CATOOSA, OKLA. – The U.S. Army Corps of Engineers, in partnership with the Arkansas Oklahoma Port Operators Association, announced the resumption of 24-hour operations and the adoption of a more efficient maintenance procedure plan for the locks and dams along the McClellan-Kerr Arkansas River Navigation System (MKARNS), one that saves not only time but also money while helping to maintain the integrity of the system for those who ship cargo on the waterway.
As a result of the National Strategy for the Inland Marine Transportation System study, completed by the Corps in 2008, a plan to close five locks along the MKARNS for maintenance four hours each day was implemented in October 2012. The new plan to begin July 1st, 2013 calls for locks to be closed only as required to enable required maintenance projects to be initiated and completed on a timely basis. Ample notice of these closures will be given to all stakeholders along the system, helping them plan for the closure and minimize the overall impact of closures on the towing industry and their customers while increasing the amount of maintenance performed on the system.
“I applaud the decision by the Corps of Engineers to resume 24-hour operations on the MKARNS,” said Inhofe. “This waterway is incredibly important to the State of Oklahoma and the nation, and even minor disruptions in service can have extremely negative consequences. This decision recognizes the value of the waterway to interstate commerce and international trade, and I commend the Corps and all the stakeholders for their work toward making continuous service on the MKARNS once again a reality.”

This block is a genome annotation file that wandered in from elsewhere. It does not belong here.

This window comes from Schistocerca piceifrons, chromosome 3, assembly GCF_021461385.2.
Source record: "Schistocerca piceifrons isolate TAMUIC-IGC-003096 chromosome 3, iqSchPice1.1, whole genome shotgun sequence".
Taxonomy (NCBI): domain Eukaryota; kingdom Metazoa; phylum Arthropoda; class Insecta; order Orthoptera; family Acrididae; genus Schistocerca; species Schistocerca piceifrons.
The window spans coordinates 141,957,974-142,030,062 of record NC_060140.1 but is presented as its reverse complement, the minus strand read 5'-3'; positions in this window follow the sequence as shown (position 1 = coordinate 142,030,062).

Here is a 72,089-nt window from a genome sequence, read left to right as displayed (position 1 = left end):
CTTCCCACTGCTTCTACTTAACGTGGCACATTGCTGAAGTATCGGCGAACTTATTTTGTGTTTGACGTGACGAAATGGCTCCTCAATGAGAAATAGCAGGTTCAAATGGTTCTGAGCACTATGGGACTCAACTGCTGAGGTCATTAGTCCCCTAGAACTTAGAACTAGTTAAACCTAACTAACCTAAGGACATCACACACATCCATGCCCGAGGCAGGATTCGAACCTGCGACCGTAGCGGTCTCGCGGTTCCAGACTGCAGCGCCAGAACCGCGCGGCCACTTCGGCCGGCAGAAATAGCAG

"This is an example of the benefits to be derived by the partnership that has developed between the Corps and the Stakeholders throughout the MKARNS, and it will ensure that we increase the maintenance of the entire system and therefore its reliability" said Colonel Michael J. Teague, Commander, Tulsa District, USACE.
David Yarbrough, president of the Arkansas Oklahoma Port Operators Association, agreed.
"This is by far a better system, one that we can all agree to," said Yarbrough. "Maintenance dollars will go farther by allowing better concentration of resources to a given repair, and delays to the shipping industry will be reduced through elimination of the daily closures."
The Corps of Engineers, in its memo regarding the new plan, stated: "This strategy will develop over time and will take significant stakeholder involvement to be successful. Our mutual goal is to have a model system – one that is reliable and resilient – for future generations."
Gary Ridley, Oklahoma Secretary of Transportation, applauded the joint agreement between the Corps and AOPOA.
"This agreement bodes well for the continued success of the MKARNS and the water-borne cargo transportation industry, a crucial element for not only the Oklahoma economy but for our entire region," said Ridley. "We also must recognize the key efforts and support of Sen. Inhofe who understands that without this navigation system, our economy would lose up to $2 million per day. With Sen. Inhofe's help, we have taken another step in the right direction for preserving this great economic resource for the present and the future."